General Outline of "Knowledge and Civil Society"
Civil society, and with it, the manifold non-profit and non-governmental movements and organizations have taken a crucial role in societal transition, generally, and in the creation, interpretation and dissemination of knowledge, in particular. Learning and innovation are less and less bound to universities and educational institutions. Instead, challenges at global, national and regional levels have spurred debates about the role of civil society as a change agent in a knowledge-based society and in regional development. This debate ranges from the benefits for education and science to risks and detrimental effects of civic and philanthropic engagement on democracy. Taking into account the spatiality of knowledge and civil society, this symposium explores the relation between civil society, knowledge, and regional development. Academic research has given rise to numerous perspectives and terminologies to delineate public-good orientated, non-profit and non-governmental activities and organizations. This symposium takes a broad perspective on civil society with a focus on practices, including philanthropic activities as well as corporate engagement. The symposium addresses three key relations between the civil society, knowledge and space:
1. Civil society and the creation of knowledge. Through funding activities civil society organizations and philanthropists can play crucial roles for national research and educational landscapes. Which impact does philanthropic and third sector engagement have on national funding structures and on the (higher) education systems? Apart from lending financial support, civil society itself can act as a generator of knowledge and innovation. Under which circumstances does civil society contribute to local knowledge development and distribution? How are these activities organized across different places, and how do civil society organizations adjust to local needs and challenges? What is the role of social networks in facilitating learning and innovation in local and regional contexts?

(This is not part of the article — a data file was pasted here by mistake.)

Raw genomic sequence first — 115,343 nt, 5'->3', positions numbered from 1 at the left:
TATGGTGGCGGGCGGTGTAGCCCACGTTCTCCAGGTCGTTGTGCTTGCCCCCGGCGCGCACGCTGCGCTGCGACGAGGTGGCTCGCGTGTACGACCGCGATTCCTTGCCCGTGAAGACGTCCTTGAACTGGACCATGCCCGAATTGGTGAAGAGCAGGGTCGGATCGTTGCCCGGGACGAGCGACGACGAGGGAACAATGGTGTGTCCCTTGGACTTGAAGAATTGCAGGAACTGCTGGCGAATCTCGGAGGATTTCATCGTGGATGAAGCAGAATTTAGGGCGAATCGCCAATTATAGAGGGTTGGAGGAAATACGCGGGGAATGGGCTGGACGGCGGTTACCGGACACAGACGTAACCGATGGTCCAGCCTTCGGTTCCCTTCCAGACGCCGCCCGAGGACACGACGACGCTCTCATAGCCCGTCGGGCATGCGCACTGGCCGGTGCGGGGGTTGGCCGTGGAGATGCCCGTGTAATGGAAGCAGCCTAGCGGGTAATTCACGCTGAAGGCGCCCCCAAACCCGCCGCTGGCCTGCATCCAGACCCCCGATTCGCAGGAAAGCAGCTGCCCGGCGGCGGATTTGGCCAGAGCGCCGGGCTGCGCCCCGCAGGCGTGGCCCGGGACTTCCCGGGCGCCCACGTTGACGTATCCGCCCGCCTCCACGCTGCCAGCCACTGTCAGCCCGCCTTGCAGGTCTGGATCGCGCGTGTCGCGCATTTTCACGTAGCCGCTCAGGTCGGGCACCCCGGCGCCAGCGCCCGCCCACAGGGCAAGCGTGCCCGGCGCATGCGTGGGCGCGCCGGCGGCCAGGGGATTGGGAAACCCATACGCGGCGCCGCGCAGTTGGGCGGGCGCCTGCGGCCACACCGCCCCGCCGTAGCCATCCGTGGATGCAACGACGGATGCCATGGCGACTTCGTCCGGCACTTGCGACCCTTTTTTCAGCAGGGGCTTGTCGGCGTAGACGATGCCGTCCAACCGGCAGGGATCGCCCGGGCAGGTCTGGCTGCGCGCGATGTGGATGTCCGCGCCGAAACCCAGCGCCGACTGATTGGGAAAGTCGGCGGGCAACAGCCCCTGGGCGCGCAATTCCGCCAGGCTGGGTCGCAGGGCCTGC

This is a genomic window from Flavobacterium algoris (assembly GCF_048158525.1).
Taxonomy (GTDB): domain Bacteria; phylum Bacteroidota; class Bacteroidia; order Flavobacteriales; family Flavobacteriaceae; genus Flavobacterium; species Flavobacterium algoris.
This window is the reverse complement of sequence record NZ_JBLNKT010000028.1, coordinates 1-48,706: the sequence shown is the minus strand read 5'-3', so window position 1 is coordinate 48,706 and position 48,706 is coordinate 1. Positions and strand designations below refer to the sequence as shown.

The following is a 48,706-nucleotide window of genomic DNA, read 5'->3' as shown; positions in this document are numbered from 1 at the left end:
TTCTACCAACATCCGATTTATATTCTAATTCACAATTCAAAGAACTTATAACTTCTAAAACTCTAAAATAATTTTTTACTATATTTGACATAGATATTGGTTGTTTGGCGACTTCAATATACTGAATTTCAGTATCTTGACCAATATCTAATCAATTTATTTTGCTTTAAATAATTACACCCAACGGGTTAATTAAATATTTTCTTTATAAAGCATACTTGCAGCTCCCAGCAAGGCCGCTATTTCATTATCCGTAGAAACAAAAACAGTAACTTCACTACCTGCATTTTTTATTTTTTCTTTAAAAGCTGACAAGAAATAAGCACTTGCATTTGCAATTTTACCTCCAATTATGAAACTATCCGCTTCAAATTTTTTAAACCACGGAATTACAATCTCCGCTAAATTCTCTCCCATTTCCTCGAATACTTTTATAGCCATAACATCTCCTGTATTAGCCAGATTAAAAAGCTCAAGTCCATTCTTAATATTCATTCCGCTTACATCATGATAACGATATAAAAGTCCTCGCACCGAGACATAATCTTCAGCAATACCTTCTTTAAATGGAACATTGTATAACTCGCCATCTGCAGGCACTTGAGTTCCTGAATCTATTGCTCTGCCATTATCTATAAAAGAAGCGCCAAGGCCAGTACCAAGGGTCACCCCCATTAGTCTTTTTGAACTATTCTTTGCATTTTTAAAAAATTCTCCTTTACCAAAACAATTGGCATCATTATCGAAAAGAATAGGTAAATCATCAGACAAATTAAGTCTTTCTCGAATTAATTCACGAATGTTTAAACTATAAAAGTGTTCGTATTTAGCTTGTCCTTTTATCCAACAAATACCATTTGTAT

2. Civil society and sense-making. The civil society is highly involved in the formation of societal debates. Political lobbyism and the work of think tanks, among others, affect how people perceive and interpret knowledge and social developments. How do civil society organizations act as agenda-setters and producers of meaning? What effects does this have on national and global discourses? How do civil society organizations act as change agents and as institutional entrepreneurs?
3. Civil society and regional change. Civil society often has an important stake in the social and economic transformation of regional communities. Local civic organizations, foundations, associations and philanthropists as well as locally engaged corporations are in many ways involved in the development and shaping of their local environment. Grassroots activities and organizations on the local level as well as global and transnational movements foster the formation or expression of identity and political will and lead to flows and exchange of knowledge and information. How are civil society organizations, corporations and citizens locally embedded? How are they connected and what are the effects of regional networks on civil society?